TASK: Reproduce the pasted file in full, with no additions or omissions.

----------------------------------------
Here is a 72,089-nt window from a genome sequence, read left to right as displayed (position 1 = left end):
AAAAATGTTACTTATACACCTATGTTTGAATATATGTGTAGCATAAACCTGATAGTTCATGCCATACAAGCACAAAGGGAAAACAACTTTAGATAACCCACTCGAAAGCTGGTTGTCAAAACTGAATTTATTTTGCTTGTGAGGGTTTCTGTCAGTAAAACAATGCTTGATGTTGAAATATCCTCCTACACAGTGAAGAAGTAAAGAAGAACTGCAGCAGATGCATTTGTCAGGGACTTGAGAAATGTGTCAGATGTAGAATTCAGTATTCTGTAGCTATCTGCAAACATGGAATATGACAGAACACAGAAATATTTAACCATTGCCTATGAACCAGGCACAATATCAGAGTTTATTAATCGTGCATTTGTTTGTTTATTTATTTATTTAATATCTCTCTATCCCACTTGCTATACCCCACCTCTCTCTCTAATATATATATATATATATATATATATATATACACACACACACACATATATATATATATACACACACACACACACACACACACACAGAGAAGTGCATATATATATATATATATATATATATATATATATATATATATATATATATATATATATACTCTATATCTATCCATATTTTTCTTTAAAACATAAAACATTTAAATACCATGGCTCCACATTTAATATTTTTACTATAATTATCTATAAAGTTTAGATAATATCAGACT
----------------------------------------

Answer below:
Here is a 72,089-nt window from a genome sequence, read left to right as displayed (position 1 = left end):
AAAAATGTTACTTATACACCTATGTTTGAATATATGTGTAGCATAAACCTGATAGTTCATGCCATACAAGCACAAAGGGAAAACAACTTTAGATAACCCACTCGAAAGCTGGTTGTCAAAACTGAATTTATTTTGCTTGTGAGGGTTTCTGTCAGTAAAACAATGCTTGATGTTGAAATATCCTCCTACACAGTGAAGAAGTAAAGAAGAACTGCAGCAGATGCATTTGTCAGGGACTTGAGAAATGTGTCAGATGTAGAATTCAGTATTCTGTAGCTATCTGCAAACATGGAATATGACAGAACACAGAAATATTTAACCATTGCCTATGAACCAGGCACAATATCAGAGTTTATTAATCGTGCATTTGTTTGTTTATTTATTTATTTAATATCTCTCTATCCCACTTGCTATACCCCACCTCTCTCTCTAATATATATATATATATATATATATATATATACACACACACACACATATATATATATATACACACACACACACACACACACACACAGAGAAGTGCATATATATATATATATATATATATATATATATATATATATATATATATATATATATATACTCTATATCTATCCATATTTTTCTTTAAAACATAAAACATTTAAATACCATGGCTCCACATTTAATATTTTTACTATAATTATCTATAAAGTTTAGATAATATCAGACT